The Monkeys’ $63m wakes up agency sellers and buyers


Australia’s Financial Review reckons Accenture paid $63m for creative agency The Monkeys and its sister design firm Maud, pretty toppy for a company that made $2.4m after tax on revenue of $21.6m last year. Apparently PWC was also interested but was outbid.

Accenture has been busily buying agencies for the past few years so, presumably, it knows what it’s doing and how such companies perform under its wing. Recent buys include the UK’s Karmarama and Germany’s SinnerSchader.

The new normal is for even the starriest creative agencies to hook up with a big brother. Droga5 sold 49 per cent to Hollywood outfit WME Entertainment a few years back, ostensibly to benefit from supposed synergies between advertising and entertainment. Another reason may be to smooth out the peaks and troughs in agency revenue as accounts come and go.

But Accenture’s deals – and those of Deloitte which has bought go-go San Francisco agency Heat – will certainly be noticed by other agency shareholders looking to cash in.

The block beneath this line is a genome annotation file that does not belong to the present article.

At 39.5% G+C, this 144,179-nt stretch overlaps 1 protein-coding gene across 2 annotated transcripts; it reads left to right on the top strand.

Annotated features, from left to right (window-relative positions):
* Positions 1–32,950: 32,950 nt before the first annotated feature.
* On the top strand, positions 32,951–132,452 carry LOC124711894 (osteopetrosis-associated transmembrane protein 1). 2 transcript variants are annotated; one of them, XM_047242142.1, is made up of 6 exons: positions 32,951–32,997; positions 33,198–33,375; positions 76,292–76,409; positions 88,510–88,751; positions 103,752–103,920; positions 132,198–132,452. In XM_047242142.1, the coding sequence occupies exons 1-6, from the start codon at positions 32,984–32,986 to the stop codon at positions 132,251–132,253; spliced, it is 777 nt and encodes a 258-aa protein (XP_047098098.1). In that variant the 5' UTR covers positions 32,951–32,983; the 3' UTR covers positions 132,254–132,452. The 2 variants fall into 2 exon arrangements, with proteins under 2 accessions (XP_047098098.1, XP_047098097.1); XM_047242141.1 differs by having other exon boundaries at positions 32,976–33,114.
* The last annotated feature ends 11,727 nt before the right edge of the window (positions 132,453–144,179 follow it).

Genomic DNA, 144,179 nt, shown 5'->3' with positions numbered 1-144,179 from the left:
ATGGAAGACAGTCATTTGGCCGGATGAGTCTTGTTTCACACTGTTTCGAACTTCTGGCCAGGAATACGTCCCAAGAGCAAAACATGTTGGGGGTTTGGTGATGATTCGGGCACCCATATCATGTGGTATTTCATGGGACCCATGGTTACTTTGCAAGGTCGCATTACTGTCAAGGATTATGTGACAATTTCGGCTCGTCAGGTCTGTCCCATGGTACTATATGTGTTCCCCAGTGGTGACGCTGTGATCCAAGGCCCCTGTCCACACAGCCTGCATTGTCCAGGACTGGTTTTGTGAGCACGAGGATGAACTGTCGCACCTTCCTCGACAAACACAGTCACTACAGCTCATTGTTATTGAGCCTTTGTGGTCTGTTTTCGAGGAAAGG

Hitherto the main big buyers have been agency-based holding companies like WPP, Omnicom and Publicis but it’s become pretty clear that this is not necessarily a bed of roses. The holding companies cream off about 30 per cent to keep shareholders happy (which they’re struggling to do in a low growth market) leaving the operating agency struggling to find the money to invest in the talent and other resources it needs.

The biggest recent deal in the UK may not be Karmarama – reckoned by some to be £50m although that includes a lot of debt in the private equity-backed mini marcoms group – but adam&eveDDB. A&E’s final earn out from DDB owner Omnicom should have been finalised by now although, so far, there’s been no white smoke.

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About Stephen Foster

Stephen is a former editor of Marketing Week and London Evening Standard advertising columnist. He wrote City Republic for Brand Republic and is a partner in communications consultancy The Editorial Partnership.